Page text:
Friday was International Day of the Girl. Celebrating every girl’s right to education and wellbeing. Hoping to end forced marriages and bring gender equality one step closer. How did Elvie celebrate? By filling her treasure box with imaginary make-up and deciding that ‘being pretty’ was the most important quality in a potential friend.
Not my proudest parenting moment.
I know exactly where the problem lies. Lelli Kelly. If that is her real name. Advertising her beautiful sparkly shoes, with free makeup compacts, all over television programmes aimed at toddlers. Imagine ten year old girls, styled to the hilt, giggling and twirling in sequin-encrusted ballet pumps that cost roughly as much as your mortgage.
Elvie has seen that advert twice. Maybe three times. And yet over dinner last week she told me that she likes the Lelli Kelly girls because they’re so pretty. That she thinks she needs some make-up to be a bit more beautiful. I hear her singing ‘Lelli Kelly, Lelli Kelly’ to herself while she dances round the kitchen. And it breaks my heart.
I have a deep-rooted suspicion of rhyming names. It feels like there’s something sinister hiding underneath that cutesy veneer. Dora the Explorer is basically a persistent tweenage runaway, accompanied by a half-dressed monkey. Georgie Porgie was lucky to live in a world before sexual harrassment legislation. And don’t get me started on Dennis the Menace – that’s a life of crime just waiting to happen.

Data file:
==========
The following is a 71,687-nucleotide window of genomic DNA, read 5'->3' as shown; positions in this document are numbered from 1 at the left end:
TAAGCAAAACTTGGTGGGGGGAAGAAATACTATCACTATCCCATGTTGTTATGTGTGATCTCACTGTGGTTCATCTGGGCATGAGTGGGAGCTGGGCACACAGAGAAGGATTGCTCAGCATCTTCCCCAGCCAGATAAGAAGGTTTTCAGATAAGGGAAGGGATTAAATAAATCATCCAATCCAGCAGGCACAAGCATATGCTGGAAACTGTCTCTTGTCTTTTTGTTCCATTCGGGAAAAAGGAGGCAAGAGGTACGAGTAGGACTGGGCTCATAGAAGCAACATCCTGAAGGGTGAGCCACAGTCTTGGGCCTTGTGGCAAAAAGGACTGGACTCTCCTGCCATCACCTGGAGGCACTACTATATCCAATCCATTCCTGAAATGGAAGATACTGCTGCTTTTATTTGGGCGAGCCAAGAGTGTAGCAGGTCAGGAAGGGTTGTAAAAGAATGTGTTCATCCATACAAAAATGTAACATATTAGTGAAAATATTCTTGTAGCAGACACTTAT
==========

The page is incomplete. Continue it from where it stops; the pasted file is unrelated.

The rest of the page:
And now Lelli Kelly. Flogging body-confidence issues to preschoolers. And presumably making a sizeable pile of money in the process.
I like to think that Elvie is immune to these typical girlie problems. Nothing pleases her as much as being covered in face paint, or actual paint, or mud. Or an indeterminate mixture of all three.
She would happily spend her entire life naked if that were an option. Which indicates either a very positive self-image or the beginnings of a career as a Miley Cyrus twerk-alike. We’re hoping it’s the former.
But here she is, in spite of all of that, with this sudden awareness of ‘beauty’ and how she must achieve it. At the age of three. Despite the fact that she is heartstoppingly gorgeous, just as she is. And I’m stumped.
I have to admit that, as with most things, I’m probably partly responsible. I have a well-documented love affair with beautiful shoes, and Elvie has spent many happy hours trying to walk in my high heels. For several ill-advised and fairly unprofitable months during her first year, I worked as an Avon lady. With the result that she learnt to identify colours and body parts using eyeshadow shades and catalogue pictures. On reflection, perhaps I should have seen this coming.
I’ve always worried about bringing up a girl. Because I was a girl. And I know how hard it can be. I’m passionate about girls having a voice and an identity, and the ability to be themselves. I would love to see young women full of self-confidence. Immune to the media’s nonsense. Thriving on who they are. No sequins required.
I find it almost impossible to do that for myself. Let alone my daughter. I am hugely oversensitive to other people’s comments. I watch Elvie gravitating towards the queen bee at nursery, and it ties my stomach in knots. I want to save her from the misery of the cattiness and putdowns and emotional bullying that took over what were allegedly the best years of my life. That still leaves me vulnerable now.
She is so beautiful. So unique, Such a quirk. And I know that no matter how many times I tell her, very soon the voices of her peers will be much louder and more important than mine. I can’t choose her friends. I can’t control her thoughts. Most days I’m not even allowed to choose her clothes. I suspect this is just the beginning of the long, tricky journey that is raising a girl.
There is, for the moment at least, one thing I can control. The television. No more adverts. Not right now. We’re sticking to CBeebies for a while. At least until I figure out a plan.
When I do, we’ll be unstoppable. Even without sequinned shoes.